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Carveth, D.L. (2004). The Melancholic Existentialism of Ernest Becker. Free Associations, 11(3):422-429.

(2004). Free Associations, 11(3):422-429

The Melancholic Existentialism of Ernest Becker

Donald L. Carveth

Although The Total Oeuvre of psychoanalytic anthropologist Ernest Becker has much to contribute to psychoanalysis, his Pulitzer Prize-winning monograph, The Denial of Death (1973), itself cries out for analysis of the personal basis of its profoundly pessimistic bias. While elaborating a valuable and still unassimilated existential critique and revision of Freudian meta-psychology, in order to be appreciated its existential insights must be differentiated and retrieved from the melancholia with which they are associated in this work.

Since a recent documentary film based on the work of psychoanalytic anthropologist Ernest Becker, Flight from Death: The Quest for Immortality (Shen, 2003; Transcendental Media, 2003) is evoking a good deal of interest these days, it is perhaps worthwhile to have another look at The Denial of Death (1973).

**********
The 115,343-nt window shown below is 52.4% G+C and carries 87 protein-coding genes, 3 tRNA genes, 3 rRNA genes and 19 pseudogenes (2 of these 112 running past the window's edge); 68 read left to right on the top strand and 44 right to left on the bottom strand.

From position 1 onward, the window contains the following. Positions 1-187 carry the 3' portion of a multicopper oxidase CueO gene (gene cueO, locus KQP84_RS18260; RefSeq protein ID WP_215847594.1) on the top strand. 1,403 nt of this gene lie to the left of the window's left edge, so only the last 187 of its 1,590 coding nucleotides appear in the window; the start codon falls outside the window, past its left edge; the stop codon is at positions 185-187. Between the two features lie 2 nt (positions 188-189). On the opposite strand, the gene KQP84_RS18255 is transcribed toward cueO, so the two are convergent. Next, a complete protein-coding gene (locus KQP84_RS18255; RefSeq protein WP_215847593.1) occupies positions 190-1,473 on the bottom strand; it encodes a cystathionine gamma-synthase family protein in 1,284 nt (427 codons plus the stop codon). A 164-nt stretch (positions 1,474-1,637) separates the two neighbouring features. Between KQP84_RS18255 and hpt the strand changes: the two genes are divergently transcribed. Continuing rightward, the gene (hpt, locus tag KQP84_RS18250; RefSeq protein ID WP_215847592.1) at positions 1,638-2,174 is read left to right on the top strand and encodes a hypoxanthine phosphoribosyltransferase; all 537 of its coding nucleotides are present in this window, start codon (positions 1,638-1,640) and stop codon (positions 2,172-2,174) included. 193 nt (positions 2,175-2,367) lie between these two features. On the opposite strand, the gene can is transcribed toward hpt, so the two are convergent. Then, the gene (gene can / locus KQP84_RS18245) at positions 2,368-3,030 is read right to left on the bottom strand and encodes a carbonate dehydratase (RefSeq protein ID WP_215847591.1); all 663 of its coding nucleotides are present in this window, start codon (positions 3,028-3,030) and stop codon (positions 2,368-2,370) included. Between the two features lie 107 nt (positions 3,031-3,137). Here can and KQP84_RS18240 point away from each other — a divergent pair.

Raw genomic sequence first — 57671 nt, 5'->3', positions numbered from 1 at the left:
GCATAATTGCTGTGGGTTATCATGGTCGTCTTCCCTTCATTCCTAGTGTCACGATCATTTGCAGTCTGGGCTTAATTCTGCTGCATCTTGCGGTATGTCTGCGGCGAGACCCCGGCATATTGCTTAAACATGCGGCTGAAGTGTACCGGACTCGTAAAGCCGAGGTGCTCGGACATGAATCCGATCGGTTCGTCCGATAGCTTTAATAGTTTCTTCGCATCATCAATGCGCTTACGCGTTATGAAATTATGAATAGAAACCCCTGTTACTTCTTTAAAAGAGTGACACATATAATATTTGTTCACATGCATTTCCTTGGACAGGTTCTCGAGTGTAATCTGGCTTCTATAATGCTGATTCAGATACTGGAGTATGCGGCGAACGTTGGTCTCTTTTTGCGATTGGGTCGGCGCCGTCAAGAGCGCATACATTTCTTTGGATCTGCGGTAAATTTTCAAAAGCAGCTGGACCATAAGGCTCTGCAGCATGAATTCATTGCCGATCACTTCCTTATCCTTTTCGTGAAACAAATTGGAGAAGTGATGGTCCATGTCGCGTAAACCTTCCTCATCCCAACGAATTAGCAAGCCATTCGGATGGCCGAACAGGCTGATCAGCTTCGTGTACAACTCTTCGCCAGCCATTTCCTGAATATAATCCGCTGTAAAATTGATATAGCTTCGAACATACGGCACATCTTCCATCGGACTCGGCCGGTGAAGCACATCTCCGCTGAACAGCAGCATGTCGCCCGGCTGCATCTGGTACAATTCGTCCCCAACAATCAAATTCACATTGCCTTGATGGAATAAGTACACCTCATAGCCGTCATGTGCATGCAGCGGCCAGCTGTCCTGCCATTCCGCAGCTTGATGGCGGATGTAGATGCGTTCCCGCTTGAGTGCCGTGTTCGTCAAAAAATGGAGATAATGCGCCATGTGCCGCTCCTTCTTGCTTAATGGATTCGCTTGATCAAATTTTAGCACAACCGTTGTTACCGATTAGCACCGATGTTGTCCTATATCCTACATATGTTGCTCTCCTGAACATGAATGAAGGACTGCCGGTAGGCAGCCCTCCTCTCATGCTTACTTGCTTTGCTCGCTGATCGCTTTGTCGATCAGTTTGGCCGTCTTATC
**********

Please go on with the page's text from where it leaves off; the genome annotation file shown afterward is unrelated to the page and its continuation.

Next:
Based primarily on the work of Otto Rank (1932 [1968], 1936, 1958) and Norman O. Brown (1959), Becker's work elaborates an existential psychology in which human beings suffer from a primary death anxiety that is, contra Freud's view, irreducible to infantile fears. Like Pascal, Kierkegaard, and others in the existentialist tradition who write of our constant need for diversion from the dismal reality of our condition, Becker argues that our primary death anxiety necessarily and quite literally drives us to distraction. Repression, if not imposed by civilization, would be self-imposed as a result of our need to deny the body that, in a variety of ways, especially in its anal functions, is a constant reminder of the mortality we cannot face. Society offers a range of possibilities for heroism in which death is denied and an illusion of immortality constructed.

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